You have clarified that this disagreement is not primarily soteriological. I'd add that while there are no doubt disagreements about time and future that will play into reasoning about this matter, the disagreement is fundamentally about the nature of God (and specifically those classical attributes deemed to be out of sync with the relational God of the Bible), and not about a disagreement on the the nature of the future or the nature of time per se. Do you agree?

  14. Hi Ariel,

    Thank you for your thoughts and the tone of charity i sense in them. I will do my best to reciprocate that spirit. And for your encouragement: you're doing great for a first-timer! :-)

    Calvin and Calvinism

    You say what is considered Calvinism today (TULIP) does not accurately represent the theology of John Calvin. You are not the first Calvinist i have encountered who says this. But help me understand what you mean by saying this. Are you saying that the Five Points of Calvinism were not each affirmed by John Calvin? Are you saying he denied, say, Limited Atonement? Are you saying he denied, perhaps, Unconditional Election? If this is what you mean by saying "Modern Calvinism is not the theology of Calvin," would you mind pointing out for me which of the five doctrines he denied and where in his writings he did so? While it would come as a bit of a shock if you could produce evidence that Calvin did not affirm Calvinism, i don't ask this because i dont believe you. I ask this because i would love to have this evidence in hand to use against Calvinists LOL!

    In all seriousness though, while i trust you might have the sincerest of motives for why you wish to distance yourself from Calvinism, my suspicion is that other Calvinists who disclaim their Calvinism simply are not comfortable with the system's logical implications. Perhaps they are even uncomfortable with the lack of biblical support they find for their system in scripture. For example, someone mentioned Mark Driscoll in an earlier introduction. There was a time when i thought of him as a particularly articulate Calvinist. But I recently watched this YouTube video of Driscoll detailing his Calvinism in which he matter-of-factly disclaims is Calvinism saying he doesn't believe in Limited Atonement per se, but instead believes in an "Unlimited/Limited Atonement." ( at 4:30-4:50) This is the type of nonsensical "nuancing" that makes discussion between Classical and Open theists unfruitful and pointless. I have met far too few Calvinists who are willing to stand by the system to its logical end.

    The Main Difference

    Open theists are not in complete agreement on what fundamentally differentiates Classical and Open theologies. While Boyd would argue that the the ontological status of the future is the fundamental difference, other leading proponents of Openness such as Pinnock and Sanders acknowledge there are in fact significant areas of departure for Classical and Open theists within the doctrine of God. I would agree that several of the attributes you mentioned are important, such as: Immutibility, Impassibility, and Eternality. And i think all would agree that the two frameworks begin with two very different sets of presuppositions. Which brings me to a subject i'd like to bring up and a few questions i'd like to ask you.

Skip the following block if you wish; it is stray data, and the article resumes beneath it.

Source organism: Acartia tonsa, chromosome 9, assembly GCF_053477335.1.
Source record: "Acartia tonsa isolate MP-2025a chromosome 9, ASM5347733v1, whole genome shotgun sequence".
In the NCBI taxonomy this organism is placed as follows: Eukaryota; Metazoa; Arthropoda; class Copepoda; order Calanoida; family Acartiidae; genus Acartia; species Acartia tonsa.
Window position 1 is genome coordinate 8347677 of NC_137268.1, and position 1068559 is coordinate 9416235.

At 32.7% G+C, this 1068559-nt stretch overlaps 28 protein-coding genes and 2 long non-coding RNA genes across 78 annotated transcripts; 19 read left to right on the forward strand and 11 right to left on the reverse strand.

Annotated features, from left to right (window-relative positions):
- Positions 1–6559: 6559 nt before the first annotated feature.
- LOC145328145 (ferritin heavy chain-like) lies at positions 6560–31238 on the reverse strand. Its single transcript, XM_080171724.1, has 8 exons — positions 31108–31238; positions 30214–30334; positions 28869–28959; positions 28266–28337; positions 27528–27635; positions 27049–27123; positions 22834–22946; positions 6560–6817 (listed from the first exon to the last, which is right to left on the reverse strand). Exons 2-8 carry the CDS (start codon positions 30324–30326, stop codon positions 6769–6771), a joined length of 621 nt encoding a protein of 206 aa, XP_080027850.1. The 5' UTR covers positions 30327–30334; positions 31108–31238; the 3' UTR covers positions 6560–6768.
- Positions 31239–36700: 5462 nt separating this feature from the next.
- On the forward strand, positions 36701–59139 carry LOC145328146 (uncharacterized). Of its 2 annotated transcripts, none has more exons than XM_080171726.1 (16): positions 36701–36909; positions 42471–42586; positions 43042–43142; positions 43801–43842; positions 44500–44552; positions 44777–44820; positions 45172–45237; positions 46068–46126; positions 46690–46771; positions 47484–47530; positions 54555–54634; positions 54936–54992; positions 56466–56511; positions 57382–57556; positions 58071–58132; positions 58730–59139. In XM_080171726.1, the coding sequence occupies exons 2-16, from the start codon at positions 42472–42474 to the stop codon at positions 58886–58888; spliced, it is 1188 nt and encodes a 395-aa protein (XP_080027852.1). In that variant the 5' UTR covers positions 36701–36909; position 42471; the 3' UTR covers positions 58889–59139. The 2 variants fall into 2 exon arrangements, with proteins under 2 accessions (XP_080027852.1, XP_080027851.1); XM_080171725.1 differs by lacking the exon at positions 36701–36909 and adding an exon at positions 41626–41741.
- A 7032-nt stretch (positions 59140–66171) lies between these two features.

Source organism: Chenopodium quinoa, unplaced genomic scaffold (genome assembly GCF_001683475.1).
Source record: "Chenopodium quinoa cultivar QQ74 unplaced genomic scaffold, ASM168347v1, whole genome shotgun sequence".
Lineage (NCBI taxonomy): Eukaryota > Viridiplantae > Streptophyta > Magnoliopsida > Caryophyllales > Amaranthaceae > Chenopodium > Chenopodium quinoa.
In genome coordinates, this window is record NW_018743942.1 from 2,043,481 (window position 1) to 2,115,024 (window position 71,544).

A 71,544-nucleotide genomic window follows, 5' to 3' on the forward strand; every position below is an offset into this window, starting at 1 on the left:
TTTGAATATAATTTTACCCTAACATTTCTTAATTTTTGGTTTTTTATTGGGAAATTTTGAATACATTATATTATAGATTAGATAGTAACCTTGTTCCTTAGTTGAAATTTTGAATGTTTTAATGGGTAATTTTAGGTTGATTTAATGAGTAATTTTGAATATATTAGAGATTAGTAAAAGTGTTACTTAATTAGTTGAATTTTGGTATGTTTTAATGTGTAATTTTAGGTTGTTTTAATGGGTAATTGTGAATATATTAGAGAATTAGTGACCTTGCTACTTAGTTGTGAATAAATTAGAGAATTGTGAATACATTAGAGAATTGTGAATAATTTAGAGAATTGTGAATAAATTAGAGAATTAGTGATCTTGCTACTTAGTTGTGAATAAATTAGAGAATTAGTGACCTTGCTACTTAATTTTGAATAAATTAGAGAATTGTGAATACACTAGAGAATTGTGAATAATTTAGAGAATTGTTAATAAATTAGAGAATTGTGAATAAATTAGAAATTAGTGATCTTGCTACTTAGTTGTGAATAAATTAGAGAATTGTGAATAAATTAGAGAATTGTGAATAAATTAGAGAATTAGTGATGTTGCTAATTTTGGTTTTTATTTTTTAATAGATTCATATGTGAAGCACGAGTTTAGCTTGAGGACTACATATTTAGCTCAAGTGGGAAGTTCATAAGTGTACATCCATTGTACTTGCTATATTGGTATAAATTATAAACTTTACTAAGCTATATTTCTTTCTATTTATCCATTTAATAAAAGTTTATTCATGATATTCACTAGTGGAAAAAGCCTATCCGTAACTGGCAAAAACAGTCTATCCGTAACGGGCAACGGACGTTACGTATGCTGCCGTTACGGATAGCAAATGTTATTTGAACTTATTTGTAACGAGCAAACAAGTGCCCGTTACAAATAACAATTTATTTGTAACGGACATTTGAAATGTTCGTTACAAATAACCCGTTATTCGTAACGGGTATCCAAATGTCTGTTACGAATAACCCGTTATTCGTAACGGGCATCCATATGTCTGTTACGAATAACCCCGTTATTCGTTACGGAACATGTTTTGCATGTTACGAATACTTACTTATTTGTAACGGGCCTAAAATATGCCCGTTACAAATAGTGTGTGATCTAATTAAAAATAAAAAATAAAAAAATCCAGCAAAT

Would you agree with Paul that all scripture is "God-breathed and useful for teaching, rebuking, correcting and training in righteousness..."? I do not mean to sound condescending with this question, but i have unfortunately encountered far too many Calvinists who only offer a lip-service affirmation to this truth, while creating a canon within the canon by theologically subordinating large portions of scripture to far fewer portions that more neatly fit their theological framework. Asked another way: How do you interpret the plethora of passages in which future outcomes are depicted as contingency and not certainty? Do you write them off as less-than-truthful metaphors, saying in effect "these passages are not useful for teaching"? How do you interpret the plethora of passages in which God is shown to change his mind? Do you dismiss them with the Calvinist's favorite word for "untrue": "anthropomorphism?"

    The point i'm getting at with these questions is this: if we are going to claim all of scripture is true yet dismiss or subordinate some scripture to other scripture, then i think we are not being honest with ourselves, and do not have a basis for dialog. When one is not willing to let the scriptures speak for themselves, they can twist and manipulate scripture to say whatever it is they want.

    Please do not hear what i'm not saying: I am not suggesting that we should not consider the genre, audience, and other factors in our hermeneutic. I'm merely pointing out that at some point, we're not just interpret these passages in light of these factors, we're simply making excuses for them. As those who hold a high view of scripture, we cannot allow our hermeneutics to devolve into proof-texting.

    Having fun so far,
    ~T. C.

  15. Wait, i missed that your name is Matt though your username is Ariel. Sorry about that.

  16. I'm not sure I'm ready to do battle with ideas, but I left a comment, so here's info about me. I'm Marcus Goodyear, senior editor for,, and And I have a personal blog at

    I also like zombie movies. And pirates and science fiction. And poetry.

    I have two kids and a great wife and live in the Texas hill country.